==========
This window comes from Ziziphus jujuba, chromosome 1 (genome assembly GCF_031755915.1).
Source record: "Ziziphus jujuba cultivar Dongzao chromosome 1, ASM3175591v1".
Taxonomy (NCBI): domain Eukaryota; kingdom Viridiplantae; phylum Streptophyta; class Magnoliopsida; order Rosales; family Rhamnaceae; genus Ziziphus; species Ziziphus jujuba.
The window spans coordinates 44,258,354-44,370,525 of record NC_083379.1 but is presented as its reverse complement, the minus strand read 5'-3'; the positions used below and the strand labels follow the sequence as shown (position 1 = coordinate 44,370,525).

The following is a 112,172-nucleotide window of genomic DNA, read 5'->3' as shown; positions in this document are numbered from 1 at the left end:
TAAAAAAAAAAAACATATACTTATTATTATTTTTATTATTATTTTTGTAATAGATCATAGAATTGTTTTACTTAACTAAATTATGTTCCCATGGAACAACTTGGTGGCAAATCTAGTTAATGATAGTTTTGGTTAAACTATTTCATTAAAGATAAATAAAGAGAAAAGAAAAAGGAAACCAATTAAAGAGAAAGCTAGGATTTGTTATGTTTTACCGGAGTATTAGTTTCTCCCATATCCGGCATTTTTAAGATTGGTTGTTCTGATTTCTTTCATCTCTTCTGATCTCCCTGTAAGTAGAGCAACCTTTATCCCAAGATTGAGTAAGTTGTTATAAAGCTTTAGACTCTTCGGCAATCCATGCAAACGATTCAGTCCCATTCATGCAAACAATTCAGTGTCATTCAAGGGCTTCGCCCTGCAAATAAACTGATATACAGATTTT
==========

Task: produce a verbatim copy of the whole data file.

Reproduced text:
This window comes from Ziziphus jujuba, chromosome 1 (genome assembly GCF_031755915.1).
Source record: "Ziziphus jujuba cultivar Dongzao chromosome 1, ASM3175591v1".
Taxonomy (NCBI): domain Eukaryota; kingdom Viridiplantae; phylum Streptophyta; class Magnoliopsida; order Rosales; family Rhamnaceae; genus Ziziphus; species Ziziphus jujuba.
The window spans coordinates 44,258,354-44,370,525 of record NC_083379.1 but is presented as its reverse complement, the minus strand read 5'-3'; the positions used below and the strand labels follow the sequence as shown (position 1 = coordinate 44,370,525).

The following is a 112,172-nucleotide window of genomic DNA, read 5'->3' as shown; positions in this document are numbered from 1 at the left end:
TAAAAAAAAAAAACATATACTTATTATTATTTTTATTATTATTTTTGTAATAGATCATAGAATTGTTTTACTTAACTAAATTATGTTCCCATGGAACAACTTGGTGGCAAATCTAGTTAATGATAGTTTTGGTTAAACTATTTCATTAAAGATAAATAAAGAGAAAAGAAAAAGGAAACCAATTAAAGAGAAAGCTAGGATTTGTTATGTTTTACCGGAGTATTAGTTTCTCCCATATCCGGCATTTTTAAGATTGGTTGTTCTGATTTCTTTCATCTCTTCTGATCTCCCTGTAAGTAGAGCAACCTTTATCCCAAGATTGAGTAAGTTGTTATAAAGCTTTAGACTCTTCGGCAATCCATGCAAACGATTCAGTCCCATTCATGCAAACAATTCAGTGTCATTCAAGGGCTTCGCCCTGCAAATAAACTGATATACAGATTTT